Gradually, Norman Hartnell moved up through the royal ranks of countesses until a major turning point in his career. In October 1935 the future Queen – Her Royal Highness the Duchess of York and her two daughters Elizabeth and Margaret presented themselves at his door. She asked politely to see his collection and they sat for a half hour, with a perspiring and nervous Hartnell hovering in the background, as one model after another walked nervously by them parading his dresses.

A Royal summons quickly followed and the rest is history. Starting with the ‘maids of honour’ dresses for her Coronation in 1936, followed by the now famous Royal trousseau for the Queen to wear in Paris during her state visit to France in 1938 – known now as the ‘white wardrobe’.
The King and Queen were to be in Paris for four days and the five ‘all white’ dresses worn by the Queen, made Hartnell world famous.


During the Second World War – Hartnell did an about flip and brought out many dresses under the ‘utility style’ for the Board of Trade. The Queen herself told him ” You have made me beautiful, now it is time,even in these days of shortages, to help my countrywomen look and feel beautiful too.”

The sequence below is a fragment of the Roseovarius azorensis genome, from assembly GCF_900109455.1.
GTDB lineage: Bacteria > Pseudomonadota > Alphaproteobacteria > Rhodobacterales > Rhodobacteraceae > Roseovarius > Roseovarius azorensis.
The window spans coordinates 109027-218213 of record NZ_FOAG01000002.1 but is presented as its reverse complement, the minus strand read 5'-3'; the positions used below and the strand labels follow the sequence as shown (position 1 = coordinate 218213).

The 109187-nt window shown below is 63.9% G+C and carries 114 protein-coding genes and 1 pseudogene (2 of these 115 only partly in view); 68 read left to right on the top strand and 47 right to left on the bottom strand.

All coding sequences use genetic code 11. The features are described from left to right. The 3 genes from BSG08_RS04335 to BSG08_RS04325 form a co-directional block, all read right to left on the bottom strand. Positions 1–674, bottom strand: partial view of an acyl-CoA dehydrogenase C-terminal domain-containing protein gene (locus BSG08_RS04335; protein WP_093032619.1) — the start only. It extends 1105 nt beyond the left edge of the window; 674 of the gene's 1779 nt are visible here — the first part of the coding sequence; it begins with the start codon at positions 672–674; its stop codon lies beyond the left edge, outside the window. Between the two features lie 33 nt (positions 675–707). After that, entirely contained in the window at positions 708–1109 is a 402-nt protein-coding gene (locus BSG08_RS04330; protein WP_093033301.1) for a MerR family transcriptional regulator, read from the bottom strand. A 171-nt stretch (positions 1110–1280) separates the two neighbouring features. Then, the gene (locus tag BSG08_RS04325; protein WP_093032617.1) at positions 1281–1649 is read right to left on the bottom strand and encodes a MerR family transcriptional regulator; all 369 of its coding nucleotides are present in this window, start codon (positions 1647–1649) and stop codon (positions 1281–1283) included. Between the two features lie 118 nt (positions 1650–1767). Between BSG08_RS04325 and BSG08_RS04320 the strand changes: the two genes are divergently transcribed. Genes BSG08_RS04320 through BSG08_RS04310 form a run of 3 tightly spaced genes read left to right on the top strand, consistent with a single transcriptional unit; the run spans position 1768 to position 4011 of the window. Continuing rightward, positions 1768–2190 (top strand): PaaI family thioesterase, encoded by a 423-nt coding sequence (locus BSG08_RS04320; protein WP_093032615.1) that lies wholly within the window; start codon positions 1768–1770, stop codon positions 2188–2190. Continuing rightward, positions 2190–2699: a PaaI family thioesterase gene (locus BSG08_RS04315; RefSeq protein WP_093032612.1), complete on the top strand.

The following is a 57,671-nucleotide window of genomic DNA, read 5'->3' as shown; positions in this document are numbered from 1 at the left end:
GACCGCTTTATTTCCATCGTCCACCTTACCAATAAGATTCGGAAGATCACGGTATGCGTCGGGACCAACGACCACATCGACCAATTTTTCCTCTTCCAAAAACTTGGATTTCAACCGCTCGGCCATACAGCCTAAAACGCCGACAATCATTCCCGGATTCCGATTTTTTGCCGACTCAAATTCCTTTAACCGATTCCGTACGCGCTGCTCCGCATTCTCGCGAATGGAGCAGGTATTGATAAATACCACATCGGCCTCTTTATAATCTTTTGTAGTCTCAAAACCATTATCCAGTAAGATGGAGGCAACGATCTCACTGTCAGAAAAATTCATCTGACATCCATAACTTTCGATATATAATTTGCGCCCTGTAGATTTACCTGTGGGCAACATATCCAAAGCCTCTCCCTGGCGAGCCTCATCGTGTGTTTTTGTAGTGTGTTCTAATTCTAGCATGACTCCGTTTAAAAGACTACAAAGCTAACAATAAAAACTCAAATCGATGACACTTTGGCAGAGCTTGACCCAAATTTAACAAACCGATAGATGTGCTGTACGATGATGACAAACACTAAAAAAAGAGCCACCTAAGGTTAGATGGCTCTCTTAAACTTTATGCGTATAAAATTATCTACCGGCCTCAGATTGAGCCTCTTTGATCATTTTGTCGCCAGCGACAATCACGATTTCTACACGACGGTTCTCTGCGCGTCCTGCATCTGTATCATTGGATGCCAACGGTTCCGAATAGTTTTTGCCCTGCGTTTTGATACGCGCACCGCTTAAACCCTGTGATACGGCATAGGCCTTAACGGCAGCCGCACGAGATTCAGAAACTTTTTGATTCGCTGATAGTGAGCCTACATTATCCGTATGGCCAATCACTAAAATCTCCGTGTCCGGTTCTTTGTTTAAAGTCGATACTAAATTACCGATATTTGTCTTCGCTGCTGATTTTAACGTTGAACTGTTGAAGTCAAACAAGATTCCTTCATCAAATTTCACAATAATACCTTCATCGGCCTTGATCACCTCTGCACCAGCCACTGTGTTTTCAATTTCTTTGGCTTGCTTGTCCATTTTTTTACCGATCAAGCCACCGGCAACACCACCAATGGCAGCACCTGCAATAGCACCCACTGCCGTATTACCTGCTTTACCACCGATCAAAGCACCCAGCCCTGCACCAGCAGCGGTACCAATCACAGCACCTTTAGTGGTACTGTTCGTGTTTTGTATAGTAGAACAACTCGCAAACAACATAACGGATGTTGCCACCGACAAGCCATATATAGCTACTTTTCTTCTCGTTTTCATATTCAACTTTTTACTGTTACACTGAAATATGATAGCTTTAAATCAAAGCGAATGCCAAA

The next milestone was in 1948  when Hartnell designed the wedding dress for Princess Elizabeth. He followed this with the Coronation dress and thereafter, though not exclusively ( Hardy Amies was also a favourite of the Windsor girls) many exquisite dresses for formal and casual wear for both the new Queen and her sister Margaret. The early 1950s was a sort of last renaissance for the old ‘Empire’, with the world event of the ‘first televising ‘ of the Coronation in 1953, Hillary and Tensing’s British ascent of Everest, scores of color Kodachrome images of the youthful beauty that was Queen Elizabeth 11. Norman Hartnell is forever associated with this very unique era of ‘royal’ fashion.